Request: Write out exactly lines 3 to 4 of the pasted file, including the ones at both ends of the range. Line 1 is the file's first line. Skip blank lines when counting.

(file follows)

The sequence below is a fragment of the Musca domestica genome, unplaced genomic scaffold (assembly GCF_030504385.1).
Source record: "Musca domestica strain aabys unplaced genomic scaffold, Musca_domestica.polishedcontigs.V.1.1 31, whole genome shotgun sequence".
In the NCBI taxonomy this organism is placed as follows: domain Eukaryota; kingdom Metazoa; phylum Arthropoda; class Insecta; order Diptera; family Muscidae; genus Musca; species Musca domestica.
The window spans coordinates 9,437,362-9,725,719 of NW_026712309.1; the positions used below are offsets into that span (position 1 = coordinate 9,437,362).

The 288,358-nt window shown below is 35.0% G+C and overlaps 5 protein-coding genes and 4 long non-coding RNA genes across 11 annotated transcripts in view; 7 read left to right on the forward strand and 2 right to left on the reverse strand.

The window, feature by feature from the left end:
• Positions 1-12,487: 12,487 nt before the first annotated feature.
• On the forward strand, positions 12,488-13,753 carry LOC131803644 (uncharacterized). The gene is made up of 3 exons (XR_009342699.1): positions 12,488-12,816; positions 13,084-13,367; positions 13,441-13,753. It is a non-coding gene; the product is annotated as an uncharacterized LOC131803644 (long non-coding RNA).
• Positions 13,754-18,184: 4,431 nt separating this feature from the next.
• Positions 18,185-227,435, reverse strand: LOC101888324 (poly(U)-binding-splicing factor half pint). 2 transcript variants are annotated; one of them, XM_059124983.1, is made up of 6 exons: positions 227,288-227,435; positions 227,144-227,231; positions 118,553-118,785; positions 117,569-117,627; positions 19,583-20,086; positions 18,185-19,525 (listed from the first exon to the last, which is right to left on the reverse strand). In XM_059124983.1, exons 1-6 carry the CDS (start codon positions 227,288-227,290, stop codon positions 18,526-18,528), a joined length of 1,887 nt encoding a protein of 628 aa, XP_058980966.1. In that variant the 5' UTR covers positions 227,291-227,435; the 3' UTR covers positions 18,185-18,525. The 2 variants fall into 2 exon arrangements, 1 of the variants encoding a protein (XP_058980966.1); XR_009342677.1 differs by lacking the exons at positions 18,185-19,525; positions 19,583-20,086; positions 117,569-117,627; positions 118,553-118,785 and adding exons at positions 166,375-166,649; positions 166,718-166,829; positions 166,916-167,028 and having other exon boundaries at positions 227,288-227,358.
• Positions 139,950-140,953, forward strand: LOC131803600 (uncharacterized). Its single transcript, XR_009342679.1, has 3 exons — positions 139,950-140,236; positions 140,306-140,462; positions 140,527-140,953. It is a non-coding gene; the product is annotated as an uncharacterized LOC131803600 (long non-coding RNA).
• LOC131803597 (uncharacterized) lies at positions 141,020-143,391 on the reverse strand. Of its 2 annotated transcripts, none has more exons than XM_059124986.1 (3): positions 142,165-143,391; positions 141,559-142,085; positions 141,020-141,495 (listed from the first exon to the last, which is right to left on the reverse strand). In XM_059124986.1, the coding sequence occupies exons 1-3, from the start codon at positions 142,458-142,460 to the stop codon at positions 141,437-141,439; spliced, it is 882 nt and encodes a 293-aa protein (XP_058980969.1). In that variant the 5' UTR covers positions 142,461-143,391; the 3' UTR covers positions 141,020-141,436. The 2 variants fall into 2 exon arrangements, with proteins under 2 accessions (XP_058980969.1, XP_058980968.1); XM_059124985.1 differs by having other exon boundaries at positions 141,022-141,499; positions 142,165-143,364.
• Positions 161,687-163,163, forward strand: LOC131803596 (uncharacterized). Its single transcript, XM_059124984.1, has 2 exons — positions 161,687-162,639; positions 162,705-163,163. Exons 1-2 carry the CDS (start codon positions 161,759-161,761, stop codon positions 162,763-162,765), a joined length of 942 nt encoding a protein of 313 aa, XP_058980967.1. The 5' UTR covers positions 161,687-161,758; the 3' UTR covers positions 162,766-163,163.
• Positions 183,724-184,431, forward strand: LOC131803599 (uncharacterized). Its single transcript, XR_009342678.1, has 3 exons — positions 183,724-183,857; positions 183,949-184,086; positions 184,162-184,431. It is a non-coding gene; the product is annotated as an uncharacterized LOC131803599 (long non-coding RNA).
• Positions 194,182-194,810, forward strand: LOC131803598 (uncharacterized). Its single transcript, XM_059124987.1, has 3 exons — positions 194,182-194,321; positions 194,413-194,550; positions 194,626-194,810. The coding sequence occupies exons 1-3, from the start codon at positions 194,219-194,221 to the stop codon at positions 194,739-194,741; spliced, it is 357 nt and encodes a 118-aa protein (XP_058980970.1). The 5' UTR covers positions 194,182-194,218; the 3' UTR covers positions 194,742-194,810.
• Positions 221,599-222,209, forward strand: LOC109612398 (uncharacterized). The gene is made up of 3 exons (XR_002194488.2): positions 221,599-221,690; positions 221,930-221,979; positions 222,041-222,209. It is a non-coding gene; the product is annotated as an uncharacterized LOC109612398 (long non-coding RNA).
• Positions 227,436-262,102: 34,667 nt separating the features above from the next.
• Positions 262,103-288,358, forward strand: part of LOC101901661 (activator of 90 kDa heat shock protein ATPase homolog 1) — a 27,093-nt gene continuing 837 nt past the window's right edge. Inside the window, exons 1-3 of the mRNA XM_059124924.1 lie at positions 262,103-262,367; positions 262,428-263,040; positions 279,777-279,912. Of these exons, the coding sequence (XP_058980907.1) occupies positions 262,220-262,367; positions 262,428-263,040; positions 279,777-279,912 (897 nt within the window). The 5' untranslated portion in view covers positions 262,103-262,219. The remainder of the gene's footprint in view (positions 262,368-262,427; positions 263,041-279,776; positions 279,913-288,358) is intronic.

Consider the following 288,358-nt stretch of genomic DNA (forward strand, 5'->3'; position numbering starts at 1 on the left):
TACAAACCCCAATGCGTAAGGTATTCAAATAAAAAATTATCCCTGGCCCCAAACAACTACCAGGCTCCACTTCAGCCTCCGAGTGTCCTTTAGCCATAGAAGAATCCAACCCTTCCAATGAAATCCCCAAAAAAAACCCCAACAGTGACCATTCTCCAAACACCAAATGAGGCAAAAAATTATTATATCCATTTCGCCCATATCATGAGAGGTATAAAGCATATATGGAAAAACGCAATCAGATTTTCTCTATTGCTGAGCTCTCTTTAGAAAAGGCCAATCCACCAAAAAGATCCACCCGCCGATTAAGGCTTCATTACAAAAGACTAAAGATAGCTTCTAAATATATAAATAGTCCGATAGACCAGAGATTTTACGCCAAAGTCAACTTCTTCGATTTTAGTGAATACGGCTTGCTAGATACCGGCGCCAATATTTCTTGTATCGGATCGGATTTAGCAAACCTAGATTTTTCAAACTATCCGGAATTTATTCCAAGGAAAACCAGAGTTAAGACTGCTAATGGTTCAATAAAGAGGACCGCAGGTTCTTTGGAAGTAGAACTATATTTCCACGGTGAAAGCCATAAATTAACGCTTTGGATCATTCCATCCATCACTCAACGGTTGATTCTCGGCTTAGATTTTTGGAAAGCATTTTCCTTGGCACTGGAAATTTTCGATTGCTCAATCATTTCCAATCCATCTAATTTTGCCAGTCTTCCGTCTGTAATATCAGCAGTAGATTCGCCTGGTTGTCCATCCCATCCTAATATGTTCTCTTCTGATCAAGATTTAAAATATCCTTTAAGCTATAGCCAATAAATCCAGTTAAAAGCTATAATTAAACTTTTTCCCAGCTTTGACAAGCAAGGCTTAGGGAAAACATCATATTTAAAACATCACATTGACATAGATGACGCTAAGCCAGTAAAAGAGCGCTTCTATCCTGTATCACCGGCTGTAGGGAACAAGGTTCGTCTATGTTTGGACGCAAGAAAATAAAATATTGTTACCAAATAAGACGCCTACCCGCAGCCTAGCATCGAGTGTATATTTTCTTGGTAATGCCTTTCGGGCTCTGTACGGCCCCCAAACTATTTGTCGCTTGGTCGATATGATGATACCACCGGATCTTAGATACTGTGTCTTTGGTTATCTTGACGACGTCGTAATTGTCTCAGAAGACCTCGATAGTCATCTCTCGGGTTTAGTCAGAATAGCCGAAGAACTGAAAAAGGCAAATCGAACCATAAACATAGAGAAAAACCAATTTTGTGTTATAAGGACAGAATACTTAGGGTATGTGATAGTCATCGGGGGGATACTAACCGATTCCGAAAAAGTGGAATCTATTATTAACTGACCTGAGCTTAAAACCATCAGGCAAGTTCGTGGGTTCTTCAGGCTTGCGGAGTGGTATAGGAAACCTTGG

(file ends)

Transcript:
In the NCBI taxonomy this organism is placed as follows: domain Eukaryota; kingdom Metazoa; phylum Arthropoda; class Insecta; order Diptera; family Muscidae; genus Musca; species Musca domestica.
The window spans coordinates 9,437,362-9,725,719 of NW_026712309.1; the positions used below are offsets into that span (position 1 = coordinate 9,437,362).